In a sense it’s what the words still mean today. God’s hospitality sets us free and forgives our sins, not by overlooking them, but by washing them away. Jesus is a Redeemer who is the Way, Truth, and Life. God’s hospitality is a model for us. It was for Lydia.


In Touch

Well, I’ve been getting back into the groove since jurisdictional conference. I’m excited to return as the Columbia District Superintendent, but I must admit that yesterday helped my spirits more than 3 days of Cabinet earlier in the week. A great friend who mentored me as a young pastor, J.E. Mozingo, died after a tough illness. On the golf course we called him “Down-the-middle-Mozingo.” He didn’t always hit the ball that far but it was ALWAYS down the middle. That was a metaphor for his life. He was always “in the middle” bringing other opinions and people together. He was on the Darlington County School Board when things were quite tense, and he was a voice of reason and a calming presence. J.E. was a peacemaker that got along with everyone. He held hands with both sides on tough issues.

J.E.’s wife, Bobbie, was my first funeral at Wesley Chapel. I have always deplored generic funerals, so I tried to be as accurate and tactful as I could about Bobbie. She was a rich character filled with spice and zingers. So I shared some of that in her funeral, maybe too much because after the service NOBODY said anything. No one said, “You really captured her!” or anything like it. I crept away from the cemetery feeling lousy that I had evidently overstepped the boundaries of decorum.

About an hour after the funeral, J.E. called me and in a voice sounding more gruff than it really was, said, “Preacher, Are you going to be at the parsonage?” I replied sheepishly, “Yes.” Then J.E. said, “Well, I’m coming over to see you. I’ve got a tip for you.” I freaked out. What kind of tip, “piece of information,” was J.E. going to lay on me? He came inside and we went into the huge living room and he talked about this, that, and everything else. He had me twisting in the wind and my tension mounted to the point that I finally said, “Alright, J.E., what about the tip?” He looked at me and pulled out some cash, saying, “I thought it was a damn good funeral.” I apologized over and over again saying that I had misunderstood him, but over the years, 27 to be exact, J.E. always got a laugh out of me asking for the tip, the “piece of information.” We were close from then on.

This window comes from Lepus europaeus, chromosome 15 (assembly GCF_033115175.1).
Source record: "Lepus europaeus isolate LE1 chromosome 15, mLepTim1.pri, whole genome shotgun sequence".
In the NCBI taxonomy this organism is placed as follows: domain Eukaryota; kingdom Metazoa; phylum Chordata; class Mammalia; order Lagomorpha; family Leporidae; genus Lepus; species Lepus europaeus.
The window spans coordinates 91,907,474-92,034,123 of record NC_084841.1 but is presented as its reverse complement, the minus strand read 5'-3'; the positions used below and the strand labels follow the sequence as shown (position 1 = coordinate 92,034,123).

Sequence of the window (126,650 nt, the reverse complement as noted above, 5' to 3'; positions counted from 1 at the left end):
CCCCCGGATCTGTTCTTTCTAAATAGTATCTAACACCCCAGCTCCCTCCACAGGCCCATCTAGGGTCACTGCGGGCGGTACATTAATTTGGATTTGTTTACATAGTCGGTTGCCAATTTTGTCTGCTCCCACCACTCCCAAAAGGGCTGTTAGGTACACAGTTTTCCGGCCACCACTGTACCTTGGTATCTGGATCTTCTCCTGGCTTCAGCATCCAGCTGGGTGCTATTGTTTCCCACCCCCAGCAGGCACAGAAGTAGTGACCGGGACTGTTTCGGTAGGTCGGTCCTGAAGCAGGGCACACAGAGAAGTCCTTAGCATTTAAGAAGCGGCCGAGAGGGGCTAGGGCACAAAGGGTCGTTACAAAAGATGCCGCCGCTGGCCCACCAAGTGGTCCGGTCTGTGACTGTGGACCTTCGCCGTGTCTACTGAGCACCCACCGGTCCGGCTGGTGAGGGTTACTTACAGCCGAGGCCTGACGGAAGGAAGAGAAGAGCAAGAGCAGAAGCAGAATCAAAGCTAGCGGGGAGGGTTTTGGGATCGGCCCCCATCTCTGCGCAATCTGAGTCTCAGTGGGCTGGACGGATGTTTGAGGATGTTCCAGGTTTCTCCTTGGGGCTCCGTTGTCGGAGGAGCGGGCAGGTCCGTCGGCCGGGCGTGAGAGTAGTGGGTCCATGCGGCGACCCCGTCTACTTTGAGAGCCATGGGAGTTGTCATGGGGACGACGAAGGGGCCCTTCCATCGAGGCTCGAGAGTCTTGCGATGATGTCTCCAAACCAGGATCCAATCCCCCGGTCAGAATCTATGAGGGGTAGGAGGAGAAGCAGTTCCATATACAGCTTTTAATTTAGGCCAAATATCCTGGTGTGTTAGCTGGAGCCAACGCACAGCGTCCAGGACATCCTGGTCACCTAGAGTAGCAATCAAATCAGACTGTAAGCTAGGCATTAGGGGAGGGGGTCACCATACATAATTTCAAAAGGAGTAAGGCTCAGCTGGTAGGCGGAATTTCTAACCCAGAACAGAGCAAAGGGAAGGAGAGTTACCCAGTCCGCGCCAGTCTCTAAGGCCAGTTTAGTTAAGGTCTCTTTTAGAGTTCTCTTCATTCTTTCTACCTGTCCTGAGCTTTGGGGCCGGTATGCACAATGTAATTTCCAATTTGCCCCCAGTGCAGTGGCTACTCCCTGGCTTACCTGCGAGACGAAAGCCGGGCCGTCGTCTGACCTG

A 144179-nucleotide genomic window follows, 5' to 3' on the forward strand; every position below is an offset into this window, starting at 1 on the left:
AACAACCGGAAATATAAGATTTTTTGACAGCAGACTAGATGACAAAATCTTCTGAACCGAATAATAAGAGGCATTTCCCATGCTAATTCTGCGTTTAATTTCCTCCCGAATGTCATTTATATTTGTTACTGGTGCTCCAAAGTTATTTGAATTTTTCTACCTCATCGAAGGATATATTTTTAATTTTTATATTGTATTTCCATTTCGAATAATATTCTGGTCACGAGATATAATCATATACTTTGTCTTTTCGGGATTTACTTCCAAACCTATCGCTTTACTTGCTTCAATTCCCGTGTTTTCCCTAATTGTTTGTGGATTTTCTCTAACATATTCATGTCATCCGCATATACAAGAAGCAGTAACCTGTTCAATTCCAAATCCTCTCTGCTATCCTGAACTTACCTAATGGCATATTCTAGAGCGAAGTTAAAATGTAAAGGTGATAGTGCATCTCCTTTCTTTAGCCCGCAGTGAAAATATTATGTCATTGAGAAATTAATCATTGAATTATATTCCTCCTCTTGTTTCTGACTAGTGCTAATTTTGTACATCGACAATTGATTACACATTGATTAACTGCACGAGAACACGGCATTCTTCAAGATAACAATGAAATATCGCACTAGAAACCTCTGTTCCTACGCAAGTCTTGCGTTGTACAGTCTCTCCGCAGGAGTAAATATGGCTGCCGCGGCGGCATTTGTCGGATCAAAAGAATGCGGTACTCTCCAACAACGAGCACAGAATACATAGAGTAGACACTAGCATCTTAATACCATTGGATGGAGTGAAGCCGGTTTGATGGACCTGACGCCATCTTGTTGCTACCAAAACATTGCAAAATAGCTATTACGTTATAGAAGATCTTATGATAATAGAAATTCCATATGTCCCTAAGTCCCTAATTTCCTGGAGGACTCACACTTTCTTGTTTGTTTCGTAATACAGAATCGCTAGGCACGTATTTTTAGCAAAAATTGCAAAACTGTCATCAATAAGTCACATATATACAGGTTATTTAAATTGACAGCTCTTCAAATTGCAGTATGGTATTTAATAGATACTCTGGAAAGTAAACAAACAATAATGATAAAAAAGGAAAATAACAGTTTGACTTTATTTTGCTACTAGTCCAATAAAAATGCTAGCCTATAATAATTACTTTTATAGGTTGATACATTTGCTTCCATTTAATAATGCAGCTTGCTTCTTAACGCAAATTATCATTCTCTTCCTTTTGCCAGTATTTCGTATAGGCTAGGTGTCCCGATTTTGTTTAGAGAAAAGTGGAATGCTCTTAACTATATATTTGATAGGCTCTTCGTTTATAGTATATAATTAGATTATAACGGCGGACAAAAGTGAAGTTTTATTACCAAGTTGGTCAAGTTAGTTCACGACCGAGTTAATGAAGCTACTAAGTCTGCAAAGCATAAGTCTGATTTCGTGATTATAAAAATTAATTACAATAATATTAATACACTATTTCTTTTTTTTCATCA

I know his family and his cadre of friends will miss him. He was such a wonderful gentleman! He was a farmer who could work himself dirty but he could also dress up like nobody’s business. He was authentic wherever he was because he was always real and relational – in touch with his environment and the people in it. He reminded me of my Daddy.

My Dad had a hard life – mixed blood and an 8th grade dropout. When he asked for my mother’s hand in marriage her father didn’t even turn around. He reportedly said under his breath, “You make your bed hard, you’ve got to sleep in it.” Mamma and Daddy ran off to the Methodist preacher’s parsonage one town over. When my mother’s parents sent out the none-too-happy wedding announcement they even spelled my Dad’s name wrong.

He spent the rest of his life proving them wrong. He overcame adversity after adversity and he did it the same way J.E. Mozingo did. Both of them had an uncanny knack of being really present with people, with all God’s creatures. With Daddy I think it was his native blood. Gosh, he could read people and in a Crocodile Dundee sort of way, he could talk to the animals. One of my most treasured possessions is this picture with my Dad standing out in an open field with his hand on a cow’s shoulder with her calf off to the side. If you know anything about cattle, you know that you can’t just do this. It’s amazing. I saw Daddy do this sort of thing over and over again with animals and people.

So, I thank J.E. Mozingo for reminding me of life’s greatest pleasure – being in touch. After the pain of jurisdictional conference and the angst of coming back into what some call an administrative job like being a District Superintendent, it was good to be behind the pulpit yesterday. I was back at home. Those who know me are quite aware that my superintending is an “in touch” kind, too. I’ll never be a bureaucrat. Like my Daddy and J.E. Mozingo – I’ve got to be hands on and love on people including all of God’s marvelous creation. That’s who I am and ever want to be. Thanks, J.E., for giving me another tip this weekend! I needed it so I could be renewed in my call!